What is a “commercial truck”
A vehicle used within the usual course of doing business or for the transport of commercial goods. Some examples include 18-wheelers, tractor trailers, big-rigs, tanker trucks, construction trucks, delivery vehicles, semi trucks, Mack Trucks and bucket trucks. It is not uncommon that a fully-loaded commercial truck can weigh in excess of 80,000 pounds.
How are traffic accidents different between trucks and those involving only automobiles?
Clearly, truck accidents have the potential to be more catastrophic simply due to the disparate size and weight of the vehicles involved. This effects braking distances and the damaging effects of impacts. Additionally, although the same laws of negligence apply, there are additional licensing, vehicle codes and training requirements that can impact the resolution of a personal injury claim against a trucking defendant. Because the defendant is in the business of driving, other factors in experienced legal representation become important. As an example, getting access to and interpreting GPS tracking systems can be invaluable to a successful resolution of your case.
What’s the first thing I should do if I am involved in a truck accident in Missouri?
First, make sure that everyone is okay or receives the assistance they need. Remove yourself from danger from other oncoming vehicles by getting your person off the shoulder and clear of the highway. Contact police and emergency personnel at your first opportunity. In the event that the trucking company sends defense attorneys, investigators, or insurance representatives immediately to the scene, do not speak with them or sign anything. Simply tell them that you will be cooperating with the police and then call a Missouri lawyer, like Padberg & Corrigan, experienced in commercial truck injury litigation.
Are truckers and trucking companies regulated?
Yes. In order to increase safety on the nation’s interstate highways and roads, the federal government regulates trucking companies. The Federal Motor Carrier Safety Administration (FMCSA) is responsible for establishing the rules and regulations that govern commercial motor vehicles and the companies who operate these vehicles. The rules and regulations may concern the vehicles and equipment themselves, the drivers and the companies that operate them.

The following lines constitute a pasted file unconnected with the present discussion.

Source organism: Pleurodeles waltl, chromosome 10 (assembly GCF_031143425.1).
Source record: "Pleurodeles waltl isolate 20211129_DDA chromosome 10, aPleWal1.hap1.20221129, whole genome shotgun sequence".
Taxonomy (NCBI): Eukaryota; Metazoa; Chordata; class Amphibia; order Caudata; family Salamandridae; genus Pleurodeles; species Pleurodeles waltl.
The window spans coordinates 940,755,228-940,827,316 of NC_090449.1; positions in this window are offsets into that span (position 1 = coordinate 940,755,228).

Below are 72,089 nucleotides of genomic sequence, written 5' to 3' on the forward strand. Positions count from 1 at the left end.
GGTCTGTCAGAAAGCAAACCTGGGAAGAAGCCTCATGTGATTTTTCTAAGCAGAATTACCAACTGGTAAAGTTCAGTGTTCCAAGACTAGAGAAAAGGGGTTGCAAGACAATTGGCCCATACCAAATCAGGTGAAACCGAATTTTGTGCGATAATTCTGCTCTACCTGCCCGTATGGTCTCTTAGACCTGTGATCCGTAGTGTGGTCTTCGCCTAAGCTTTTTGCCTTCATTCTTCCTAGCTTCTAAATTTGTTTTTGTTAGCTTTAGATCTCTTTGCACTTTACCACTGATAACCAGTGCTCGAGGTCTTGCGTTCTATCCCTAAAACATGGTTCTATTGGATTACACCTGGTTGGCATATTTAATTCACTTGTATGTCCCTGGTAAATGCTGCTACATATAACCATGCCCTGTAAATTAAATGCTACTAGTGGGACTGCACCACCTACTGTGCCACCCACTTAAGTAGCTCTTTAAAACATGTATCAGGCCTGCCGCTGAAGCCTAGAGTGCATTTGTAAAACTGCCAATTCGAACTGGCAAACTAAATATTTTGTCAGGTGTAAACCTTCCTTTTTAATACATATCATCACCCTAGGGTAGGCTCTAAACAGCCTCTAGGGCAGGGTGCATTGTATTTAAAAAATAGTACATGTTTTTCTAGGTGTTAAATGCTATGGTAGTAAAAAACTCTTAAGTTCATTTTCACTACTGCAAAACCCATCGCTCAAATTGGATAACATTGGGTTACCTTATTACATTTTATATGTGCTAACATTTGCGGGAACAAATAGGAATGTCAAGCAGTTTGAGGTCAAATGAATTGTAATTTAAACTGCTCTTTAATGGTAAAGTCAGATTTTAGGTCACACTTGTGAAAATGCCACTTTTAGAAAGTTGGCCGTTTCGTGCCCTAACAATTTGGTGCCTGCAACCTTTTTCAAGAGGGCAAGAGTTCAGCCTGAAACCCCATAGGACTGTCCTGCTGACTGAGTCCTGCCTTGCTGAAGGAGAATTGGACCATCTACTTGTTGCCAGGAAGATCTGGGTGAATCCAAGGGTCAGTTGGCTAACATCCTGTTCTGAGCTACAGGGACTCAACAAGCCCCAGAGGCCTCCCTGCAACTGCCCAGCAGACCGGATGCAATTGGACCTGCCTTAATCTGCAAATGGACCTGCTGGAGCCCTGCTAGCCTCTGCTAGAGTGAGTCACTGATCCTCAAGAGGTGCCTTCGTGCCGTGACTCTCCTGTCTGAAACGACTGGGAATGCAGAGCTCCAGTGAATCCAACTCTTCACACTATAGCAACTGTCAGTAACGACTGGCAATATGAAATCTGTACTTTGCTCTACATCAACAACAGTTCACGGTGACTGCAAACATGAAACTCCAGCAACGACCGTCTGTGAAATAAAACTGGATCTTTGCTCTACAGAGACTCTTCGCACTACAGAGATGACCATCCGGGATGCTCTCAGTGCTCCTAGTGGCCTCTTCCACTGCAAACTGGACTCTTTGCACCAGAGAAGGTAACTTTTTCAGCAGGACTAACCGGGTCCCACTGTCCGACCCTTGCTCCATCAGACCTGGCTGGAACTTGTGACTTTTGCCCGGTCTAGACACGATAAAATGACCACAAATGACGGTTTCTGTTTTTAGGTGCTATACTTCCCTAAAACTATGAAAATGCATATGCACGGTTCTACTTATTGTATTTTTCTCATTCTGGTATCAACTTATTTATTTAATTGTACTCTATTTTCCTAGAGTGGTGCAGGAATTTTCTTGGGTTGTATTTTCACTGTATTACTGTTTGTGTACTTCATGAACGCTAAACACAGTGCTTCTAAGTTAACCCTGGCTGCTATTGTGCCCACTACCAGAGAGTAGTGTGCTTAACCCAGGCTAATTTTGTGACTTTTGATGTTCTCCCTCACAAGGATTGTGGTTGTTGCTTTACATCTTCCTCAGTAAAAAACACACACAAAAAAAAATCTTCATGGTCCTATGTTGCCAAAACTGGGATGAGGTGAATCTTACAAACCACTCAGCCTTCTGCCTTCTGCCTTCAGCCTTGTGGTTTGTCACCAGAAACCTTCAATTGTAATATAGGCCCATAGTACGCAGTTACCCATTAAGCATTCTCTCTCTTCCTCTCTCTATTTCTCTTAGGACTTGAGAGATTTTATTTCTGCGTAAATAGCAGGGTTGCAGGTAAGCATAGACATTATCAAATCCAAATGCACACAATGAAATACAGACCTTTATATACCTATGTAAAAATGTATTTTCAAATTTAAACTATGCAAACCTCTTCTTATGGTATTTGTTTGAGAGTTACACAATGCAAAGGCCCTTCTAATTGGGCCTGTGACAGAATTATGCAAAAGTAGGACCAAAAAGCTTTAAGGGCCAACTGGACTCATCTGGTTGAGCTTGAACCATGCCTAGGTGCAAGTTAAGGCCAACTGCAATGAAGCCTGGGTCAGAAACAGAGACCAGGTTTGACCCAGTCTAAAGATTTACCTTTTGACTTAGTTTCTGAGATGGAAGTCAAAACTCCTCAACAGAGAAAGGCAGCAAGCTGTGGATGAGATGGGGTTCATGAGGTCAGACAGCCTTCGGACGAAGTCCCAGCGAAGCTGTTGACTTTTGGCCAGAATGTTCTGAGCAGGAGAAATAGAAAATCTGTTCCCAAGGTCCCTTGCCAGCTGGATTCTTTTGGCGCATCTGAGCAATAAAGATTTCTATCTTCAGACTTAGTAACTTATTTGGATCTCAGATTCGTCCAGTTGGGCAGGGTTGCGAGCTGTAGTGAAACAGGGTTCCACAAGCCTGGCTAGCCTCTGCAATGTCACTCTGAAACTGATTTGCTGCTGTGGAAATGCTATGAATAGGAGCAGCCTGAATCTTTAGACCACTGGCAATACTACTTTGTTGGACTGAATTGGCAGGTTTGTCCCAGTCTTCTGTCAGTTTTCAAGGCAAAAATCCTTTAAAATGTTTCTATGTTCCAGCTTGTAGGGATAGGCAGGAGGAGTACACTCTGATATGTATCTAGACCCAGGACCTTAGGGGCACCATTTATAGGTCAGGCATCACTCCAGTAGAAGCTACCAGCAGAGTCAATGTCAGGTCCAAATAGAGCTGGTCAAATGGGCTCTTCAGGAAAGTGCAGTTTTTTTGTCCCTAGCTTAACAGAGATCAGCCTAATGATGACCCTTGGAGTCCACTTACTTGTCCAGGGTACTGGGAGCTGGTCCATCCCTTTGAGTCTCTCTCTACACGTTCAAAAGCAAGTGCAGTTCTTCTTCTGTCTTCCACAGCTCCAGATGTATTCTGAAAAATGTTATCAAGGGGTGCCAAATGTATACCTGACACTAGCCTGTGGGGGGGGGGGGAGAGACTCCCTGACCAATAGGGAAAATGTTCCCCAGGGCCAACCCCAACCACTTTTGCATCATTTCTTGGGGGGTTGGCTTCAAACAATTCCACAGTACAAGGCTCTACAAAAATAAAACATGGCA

Are their limits to the amount of time a driver may drive?
Yes. Since 1939 Federal laws have addressed this safety issue. The Federal Motor Carrier Safety Regulations contain specific regulations concerning hours of service allowed. This is just one example of how experienced representation with knowledge of these rules and requirements is critical to effective representation of your case.
Does federal law require trucking companies to carry insurance?
Yes. Both federal and Missouri law require commercial trucks to carry a minimum of $750,000 for bodily injury and property damage insurance.
Who can I bring a legal claim against in a personal injury or wrongful death case involving a truck?
Anyone who was at fault or contributed to the cause of the accident can be sued. This may include the driver, the trucking company, the shipping company and even a load broker or trailer owner depending on the circumstances. Other drivers in other vehicles, and public or private landowners can be sued if their negligence was a contributing cause. The vehicle, equipment and tire manufacturers may also be sued depending on the facts available. Oftentimes, the contributing causes may not be readily apparent until after a thorough investigation. Contacting our office to have one of our investigators examine the accident, as soon after the accident as possible, helps preserve some of this critical evidence.
If you or a loved one has been injured in a trucking related accident, please feel free to contact us at The Padberg Corrigan Law Firm for a free initial consultation. (314) 888-5539